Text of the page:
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How the Pandemic Could Impact Your Business’s Tax Burden in 2021

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    This has been a complicated year for individuals and businesses alike for many reasons. The impacts of the 2020 coronavirus pandemic and subsequent economic downturn have given both a new set of financial concerns with which to deal. In addition, all the losses incurred and federal relief programs introduced this year mean tha filing may be messy and complicated for 2021 business tax returns.

    All of those factors can make the prospect of the upcoming tax season seem daunting, to say the least. When you’re unsure of how to approach your taxes, it’s always wise to consult with a tax professional to ensure you’re doing everything correctly. 

    Here are some important considerations that will help you start preparing so you know exactly how to report your losses and account for other changes.

    1. You Can Leverage Losses for Tax Benefits

    COVID-19 is a federally declared disaster, which is good to remember when you’re getting ready for tax season. Disaster is never a positive thing, but there’s a small silver lining: You may be eligible to deduct your losses if your business has suffered financially because of the pandemic. Here’s what you need to know: 

    • Eligible hits include perishable inventory, loss of rental income, and costs incurred from terminated contracts or agreements.
    • The tax code allows taxpayers to carry disaster losses from the prior tax year, which could lower your tax burden. 
    • You could carry back losses on capital assets such as stock because of the disaster.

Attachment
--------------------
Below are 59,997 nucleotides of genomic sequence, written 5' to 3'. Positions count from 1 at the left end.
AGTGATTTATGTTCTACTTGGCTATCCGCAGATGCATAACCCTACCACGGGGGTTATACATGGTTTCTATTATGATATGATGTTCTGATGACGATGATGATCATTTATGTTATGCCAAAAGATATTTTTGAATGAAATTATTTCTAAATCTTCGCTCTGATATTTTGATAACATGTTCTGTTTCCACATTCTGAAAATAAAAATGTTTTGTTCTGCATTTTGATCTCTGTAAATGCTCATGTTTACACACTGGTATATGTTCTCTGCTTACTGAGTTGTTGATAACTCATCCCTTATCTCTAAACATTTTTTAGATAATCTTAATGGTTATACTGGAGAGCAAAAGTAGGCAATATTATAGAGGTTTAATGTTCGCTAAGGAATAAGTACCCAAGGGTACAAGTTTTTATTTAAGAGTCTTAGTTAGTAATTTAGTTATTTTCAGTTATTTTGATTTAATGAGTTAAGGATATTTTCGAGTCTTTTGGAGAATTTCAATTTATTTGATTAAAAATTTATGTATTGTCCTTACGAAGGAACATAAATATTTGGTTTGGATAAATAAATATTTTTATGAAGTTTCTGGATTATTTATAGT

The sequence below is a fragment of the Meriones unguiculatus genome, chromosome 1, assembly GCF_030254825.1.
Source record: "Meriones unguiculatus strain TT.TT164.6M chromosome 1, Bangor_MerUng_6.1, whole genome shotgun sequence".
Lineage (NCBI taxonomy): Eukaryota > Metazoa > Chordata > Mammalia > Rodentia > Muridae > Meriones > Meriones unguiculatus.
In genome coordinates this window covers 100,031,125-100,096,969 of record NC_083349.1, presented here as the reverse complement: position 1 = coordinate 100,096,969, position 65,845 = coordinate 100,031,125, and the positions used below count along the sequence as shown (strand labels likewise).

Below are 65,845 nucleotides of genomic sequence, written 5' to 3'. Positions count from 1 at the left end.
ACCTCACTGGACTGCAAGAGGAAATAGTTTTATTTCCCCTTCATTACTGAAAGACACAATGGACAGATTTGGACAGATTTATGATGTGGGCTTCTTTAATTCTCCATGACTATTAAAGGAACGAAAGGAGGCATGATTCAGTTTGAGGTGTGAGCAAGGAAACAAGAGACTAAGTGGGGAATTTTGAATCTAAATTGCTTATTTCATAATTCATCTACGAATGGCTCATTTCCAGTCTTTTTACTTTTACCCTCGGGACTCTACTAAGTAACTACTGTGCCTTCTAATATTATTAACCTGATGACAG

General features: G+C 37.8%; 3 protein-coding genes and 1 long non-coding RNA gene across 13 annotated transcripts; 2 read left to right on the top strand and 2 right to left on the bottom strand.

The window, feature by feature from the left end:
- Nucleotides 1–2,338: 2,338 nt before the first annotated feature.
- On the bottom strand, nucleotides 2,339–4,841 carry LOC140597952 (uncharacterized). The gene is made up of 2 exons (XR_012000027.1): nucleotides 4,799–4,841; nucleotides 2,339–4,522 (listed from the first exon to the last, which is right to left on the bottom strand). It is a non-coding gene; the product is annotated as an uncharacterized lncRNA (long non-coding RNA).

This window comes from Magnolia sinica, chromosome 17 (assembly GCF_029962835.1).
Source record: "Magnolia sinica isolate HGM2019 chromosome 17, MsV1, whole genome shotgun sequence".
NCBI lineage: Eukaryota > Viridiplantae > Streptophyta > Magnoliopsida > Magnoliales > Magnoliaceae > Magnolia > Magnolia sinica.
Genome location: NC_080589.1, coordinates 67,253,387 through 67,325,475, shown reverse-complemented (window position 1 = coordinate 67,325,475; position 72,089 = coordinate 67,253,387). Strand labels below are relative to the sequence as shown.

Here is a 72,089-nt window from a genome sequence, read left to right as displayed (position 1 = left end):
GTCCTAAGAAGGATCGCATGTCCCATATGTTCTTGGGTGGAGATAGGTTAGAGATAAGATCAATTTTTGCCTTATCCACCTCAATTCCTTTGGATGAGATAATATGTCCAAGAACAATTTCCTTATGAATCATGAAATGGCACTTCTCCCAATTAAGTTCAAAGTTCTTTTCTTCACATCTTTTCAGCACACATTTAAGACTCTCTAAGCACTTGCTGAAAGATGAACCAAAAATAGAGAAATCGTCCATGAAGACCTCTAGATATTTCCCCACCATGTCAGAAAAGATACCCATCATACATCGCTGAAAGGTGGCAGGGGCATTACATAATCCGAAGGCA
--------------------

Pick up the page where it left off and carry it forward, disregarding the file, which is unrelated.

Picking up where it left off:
• The Coronavirus Aid, Relief, and Economic Security (CARES) Act made some significant changes to net operating losses (NOLs) for businesses.
    Business Operating During Covid-19 Pandemic

    A company sustains an NOL when its allowable tax deductions are larger than its taxable income. An NOL can be carried forward to future tax years to offset income and reduce tax liability. The CARES Act removed the 80 percent limit of taxable income for taxable years before 2021, allowing a five-year carryback, giving small businesses greater accounting flexibility.

    2. There Are CARES Act Considerations

    The Payment Protection Program (PPP) loans and other CARES Act relief initiatives provided temporary aid to small- and medium-sized businesses, but there are some things to remember. For example, you could incur penalties in 2021 if you fail to file your tax return on time, pay the applicable taxes, or pay estimated tax if applicable. 

    On a positive note, though, PPP loans that end up being forgiven are not subject to income tax. Here’s a look at some of the other tax credits that will be important to keep in mind as you prepare your business’s tax return for 2021:

    • Business Tax Credits

    COVID-19 also sparked several tax credits for businesses to help them financially. These include the payroll tax credit for sick and family leave and the employee retention tax credit.